After warming up at my first-ever industry tasting of Brunello the week before (Speed-Dating Brunello, An Industry Tasting), I was anxious to see how an industry tasting of Bordeaux would compare as the Italians and French have distinct wine personalities.
The Union des Grands Crus de Bordeaux hosted the unveiling of the 2014 vintage for almost 90 member producers at Cipriani, near New York City’s Grand Central Terminal. This opulent venue was fitting for the event, featuring wines from the region’s top producers (all but the First Growths, the top-of-the-top) from throughout Bordeaux: Graves, Pessac-Léognan, Saint Émilion Grand Cru, Pomerol, Listrac-Médoc, Moulis-en-Médoc, Haut-Médoc, Médoc, Margaux, Pauillac, Saint-Estephe, and sweet wine appellations Sauternes and Barsac.
While the Italian producers, owners, and representatives pouring wines at Benvenuto Brunello were effusive in their descriptions, and sometimes praise, for their wines, the Bordeaux pourers were predictably more reserved. However, not for lack of a good product, as some of the 2014s were already showing very well, despite (in one pourer’s words) that 2014 was not a “fantastic” vintage.
Bordeaux, Something for Everyone
As someone who prefers a ripe, fruit-forward (ok, sometimes fruit-bomb) wine like a Grenache-driven red from the Southern Rhône, Bordeaux has never been in my wheel house. However, this tasting provided an opportunity for me to explore a lot of different styles, for which I sometimes noted larger differences within AOCs from producers with vastly different styles than those across AOCs.
The White Bordeaux from Graves ranged from round and heavily oaked, to crisp and refreshing palate pleasers, while the Reds offered a similar diversity. The tasting also featured nine wines from the sweet wine appellations Sauternes and Barsac. These wines featured ripe stone fruit flavors like apricot and peach, with occasional floral aromatics, ranging from racy to dripping with sweetness.
Any wine lover could find something to love in this mix of Bordeaux.
White Bordeaux, From Plump to Crisp
Some of the most memorable wines from the day, for me, were the white wines from Graves/Pessac-Léognan. The White Bordeaux at the tasting had a wide range of styles—from the enormously oaky Cháteau de Fieuzal, to the more traditional, refreshing Cháteau Olivier, and the aromatic Cháteau Malartic-Lagraviére (pronounced grapefruit aromas). I was surprised by the diversity among the group of only 13 white wines at the tasting, and think my Chardonnay-loving friends would go wild for the Cháteau de Fieuzal or Cháteau Pape Clément (and to those in the wine world who think this is not a compliment, one should not discount the validity of consumer preference and the sometimes undeniably satiating buttery sip of wine).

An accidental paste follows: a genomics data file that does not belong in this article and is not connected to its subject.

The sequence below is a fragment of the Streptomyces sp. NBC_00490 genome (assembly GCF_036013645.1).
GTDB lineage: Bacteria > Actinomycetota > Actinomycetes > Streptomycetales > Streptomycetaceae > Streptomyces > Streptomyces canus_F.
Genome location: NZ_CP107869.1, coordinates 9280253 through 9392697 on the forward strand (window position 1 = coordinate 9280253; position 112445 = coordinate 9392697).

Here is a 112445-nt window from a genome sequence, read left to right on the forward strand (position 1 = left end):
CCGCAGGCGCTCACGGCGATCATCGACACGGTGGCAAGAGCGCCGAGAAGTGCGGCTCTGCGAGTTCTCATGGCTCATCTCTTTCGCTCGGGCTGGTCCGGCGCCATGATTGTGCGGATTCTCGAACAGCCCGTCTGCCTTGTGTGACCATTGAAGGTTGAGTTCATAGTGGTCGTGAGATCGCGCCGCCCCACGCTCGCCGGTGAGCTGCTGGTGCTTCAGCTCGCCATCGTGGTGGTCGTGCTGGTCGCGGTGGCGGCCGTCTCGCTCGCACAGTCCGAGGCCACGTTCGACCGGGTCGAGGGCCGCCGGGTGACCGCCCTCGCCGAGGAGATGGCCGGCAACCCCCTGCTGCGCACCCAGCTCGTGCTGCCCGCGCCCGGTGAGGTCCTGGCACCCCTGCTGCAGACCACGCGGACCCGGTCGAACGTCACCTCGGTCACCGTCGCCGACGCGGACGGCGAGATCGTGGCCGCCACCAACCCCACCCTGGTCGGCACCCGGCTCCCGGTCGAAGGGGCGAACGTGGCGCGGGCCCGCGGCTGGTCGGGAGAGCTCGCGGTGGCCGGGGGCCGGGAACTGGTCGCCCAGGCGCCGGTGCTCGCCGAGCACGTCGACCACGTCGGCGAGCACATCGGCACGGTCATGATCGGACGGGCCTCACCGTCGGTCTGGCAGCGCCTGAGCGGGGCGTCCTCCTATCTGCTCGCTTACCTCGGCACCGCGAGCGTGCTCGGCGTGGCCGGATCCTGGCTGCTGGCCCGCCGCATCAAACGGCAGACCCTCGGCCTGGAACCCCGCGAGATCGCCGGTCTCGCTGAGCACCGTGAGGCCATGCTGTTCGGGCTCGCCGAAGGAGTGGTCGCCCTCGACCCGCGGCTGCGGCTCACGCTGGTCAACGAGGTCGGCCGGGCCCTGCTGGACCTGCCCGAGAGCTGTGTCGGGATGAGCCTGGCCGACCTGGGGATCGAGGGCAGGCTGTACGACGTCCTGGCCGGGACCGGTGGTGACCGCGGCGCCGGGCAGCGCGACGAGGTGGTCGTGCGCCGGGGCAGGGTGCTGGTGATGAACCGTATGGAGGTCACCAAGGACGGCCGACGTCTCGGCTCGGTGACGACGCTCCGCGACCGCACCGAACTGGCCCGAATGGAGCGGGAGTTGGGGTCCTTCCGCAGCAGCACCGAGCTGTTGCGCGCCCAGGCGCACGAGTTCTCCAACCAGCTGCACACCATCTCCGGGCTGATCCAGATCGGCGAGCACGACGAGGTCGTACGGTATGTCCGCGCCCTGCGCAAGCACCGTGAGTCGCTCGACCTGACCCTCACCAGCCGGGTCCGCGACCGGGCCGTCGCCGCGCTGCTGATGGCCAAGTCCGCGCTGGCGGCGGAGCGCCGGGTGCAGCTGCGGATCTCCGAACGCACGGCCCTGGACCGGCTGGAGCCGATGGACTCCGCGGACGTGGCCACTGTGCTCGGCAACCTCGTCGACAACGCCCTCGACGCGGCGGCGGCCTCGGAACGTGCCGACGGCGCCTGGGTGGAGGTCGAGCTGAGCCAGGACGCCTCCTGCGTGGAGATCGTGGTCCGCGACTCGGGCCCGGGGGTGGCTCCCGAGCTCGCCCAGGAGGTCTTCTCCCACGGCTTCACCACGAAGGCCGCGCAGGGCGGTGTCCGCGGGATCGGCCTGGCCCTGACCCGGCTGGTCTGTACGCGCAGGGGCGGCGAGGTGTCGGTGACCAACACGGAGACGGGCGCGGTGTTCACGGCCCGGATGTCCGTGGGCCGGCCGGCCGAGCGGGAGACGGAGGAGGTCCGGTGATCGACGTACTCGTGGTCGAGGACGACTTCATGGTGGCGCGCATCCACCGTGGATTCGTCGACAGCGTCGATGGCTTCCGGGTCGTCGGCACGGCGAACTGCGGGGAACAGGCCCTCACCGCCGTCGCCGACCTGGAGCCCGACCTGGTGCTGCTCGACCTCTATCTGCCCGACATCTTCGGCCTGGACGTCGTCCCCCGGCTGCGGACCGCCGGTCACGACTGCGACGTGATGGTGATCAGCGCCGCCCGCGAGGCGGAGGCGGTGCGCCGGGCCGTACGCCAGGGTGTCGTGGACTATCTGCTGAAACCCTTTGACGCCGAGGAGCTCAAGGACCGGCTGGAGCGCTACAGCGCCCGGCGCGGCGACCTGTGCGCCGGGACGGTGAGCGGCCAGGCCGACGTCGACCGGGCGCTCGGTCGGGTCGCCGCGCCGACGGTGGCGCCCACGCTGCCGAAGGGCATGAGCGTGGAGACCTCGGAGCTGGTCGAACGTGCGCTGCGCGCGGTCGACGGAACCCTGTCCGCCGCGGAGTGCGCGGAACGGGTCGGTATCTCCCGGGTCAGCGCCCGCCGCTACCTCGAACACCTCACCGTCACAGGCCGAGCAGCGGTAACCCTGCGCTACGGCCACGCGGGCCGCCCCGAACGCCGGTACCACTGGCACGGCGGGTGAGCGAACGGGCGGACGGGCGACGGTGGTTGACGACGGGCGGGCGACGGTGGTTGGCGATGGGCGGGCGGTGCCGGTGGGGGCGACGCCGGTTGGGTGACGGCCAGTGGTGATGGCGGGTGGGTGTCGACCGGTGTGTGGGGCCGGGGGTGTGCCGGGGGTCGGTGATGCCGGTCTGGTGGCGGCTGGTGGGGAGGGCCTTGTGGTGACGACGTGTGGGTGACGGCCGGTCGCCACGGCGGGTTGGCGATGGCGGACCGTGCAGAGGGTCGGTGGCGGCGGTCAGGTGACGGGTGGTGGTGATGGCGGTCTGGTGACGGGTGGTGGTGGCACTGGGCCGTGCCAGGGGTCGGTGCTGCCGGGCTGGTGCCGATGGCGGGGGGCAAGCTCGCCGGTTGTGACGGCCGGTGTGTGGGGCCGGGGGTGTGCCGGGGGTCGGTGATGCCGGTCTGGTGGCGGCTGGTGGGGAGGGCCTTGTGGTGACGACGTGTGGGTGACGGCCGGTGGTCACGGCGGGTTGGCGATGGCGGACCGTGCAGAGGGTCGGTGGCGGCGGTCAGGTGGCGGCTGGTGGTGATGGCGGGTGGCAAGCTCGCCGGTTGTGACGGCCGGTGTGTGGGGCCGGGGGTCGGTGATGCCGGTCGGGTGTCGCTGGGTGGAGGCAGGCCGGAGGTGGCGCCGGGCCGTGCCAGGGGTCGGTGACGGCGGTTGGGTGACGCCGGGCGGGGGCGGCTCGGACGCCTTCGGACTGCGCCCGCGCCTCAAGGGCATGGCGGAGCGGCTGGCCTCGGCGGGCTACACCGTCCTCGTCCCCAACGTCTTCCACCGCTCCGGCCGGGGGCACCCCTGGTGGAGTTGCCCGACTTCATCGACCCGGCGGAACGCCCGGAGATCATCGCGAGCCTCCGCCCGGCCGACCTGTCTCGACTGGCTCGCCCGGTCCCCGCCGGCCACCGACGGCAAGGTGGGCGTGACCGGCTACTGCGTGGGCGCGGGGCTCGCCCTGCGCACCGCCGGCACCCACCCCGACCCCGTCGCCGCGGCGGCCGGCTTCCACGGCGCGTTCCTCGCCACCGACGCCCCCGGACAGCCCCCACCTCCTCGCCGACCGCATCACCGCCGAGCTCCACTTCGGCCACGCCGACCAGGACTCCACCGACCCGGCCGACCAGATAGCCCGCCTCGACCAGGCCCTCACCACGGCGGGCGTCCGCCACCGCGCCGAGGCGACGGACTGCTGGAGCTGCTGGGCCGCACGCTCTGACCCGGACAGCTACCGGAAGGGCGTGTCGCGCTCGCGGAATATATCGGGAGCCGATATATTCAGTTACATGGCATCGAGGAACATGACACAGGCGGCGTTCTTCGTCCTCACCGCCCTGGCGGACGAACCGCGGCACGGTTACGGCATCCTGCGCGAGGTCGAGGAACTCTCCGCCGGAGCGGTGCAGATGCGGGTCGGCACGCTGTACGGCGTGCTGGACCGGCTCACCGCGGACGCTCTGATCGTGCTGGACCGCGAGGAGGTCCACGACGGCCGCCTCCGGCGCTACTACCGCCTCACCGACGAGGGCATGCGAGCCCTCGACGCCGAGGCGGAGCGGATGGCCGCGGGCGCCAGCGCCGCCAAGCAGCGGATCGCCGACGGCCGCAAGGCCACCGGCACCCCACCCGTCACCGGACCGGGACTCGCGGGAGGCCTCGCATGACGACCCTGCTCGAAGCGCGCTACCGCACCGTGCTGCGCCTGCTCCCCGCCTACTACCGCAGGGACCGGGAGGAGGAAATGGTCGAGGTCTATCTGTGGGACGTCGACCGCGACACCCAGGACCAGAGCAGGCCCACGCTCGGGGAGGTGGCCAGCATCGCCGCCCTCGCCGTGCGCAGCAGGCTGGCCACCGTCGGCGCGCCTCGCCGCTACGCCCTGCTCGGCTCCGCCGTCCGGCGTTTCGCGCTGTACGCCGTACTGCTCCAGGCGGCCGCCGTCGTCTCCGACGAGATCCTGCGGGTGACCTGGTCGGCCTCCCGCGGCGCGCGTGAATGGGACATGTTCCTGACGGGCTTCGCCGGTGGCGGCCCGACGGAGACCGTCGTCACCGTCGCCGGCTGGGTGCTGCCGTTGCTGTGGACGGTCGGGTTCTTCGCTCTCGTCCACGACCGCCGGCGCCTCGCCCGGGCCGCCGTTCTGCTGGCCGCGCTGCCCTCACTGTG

Red Bordeaux, Bring on The Fruit (but only a little)
The same spectrum could also be seen with the Red Bordeaux at the tasting, of which there were 75-plus wines. I had a few favorites across AOCs (read, if you also like riper, oaky wines, you may like these too): Cháteau Kirwan from Margaux, Cháteau Beau-Séjour Bécot and Cháteau La Couspade from Saint Émilion, and Cháteau Léoville Poyferré from Saint-Julien.
While these wines are downright austere compared to my go-to Cote du Rhônes, they are significantly rounder than the traditional style of Bordeaux. Excellent examples of the more traditional (less oak) wines from the tasting included the Cháteau Giscours from Margaux and the Cháteau Léoville Barton from Saint-Julien.
So, if you have tasted a White or Red Bordeaux in the past that was not to your preference, revisit (and revisit and revisit) until you find a producer that matches your style. You are sure to try a range of excellent wines along the way!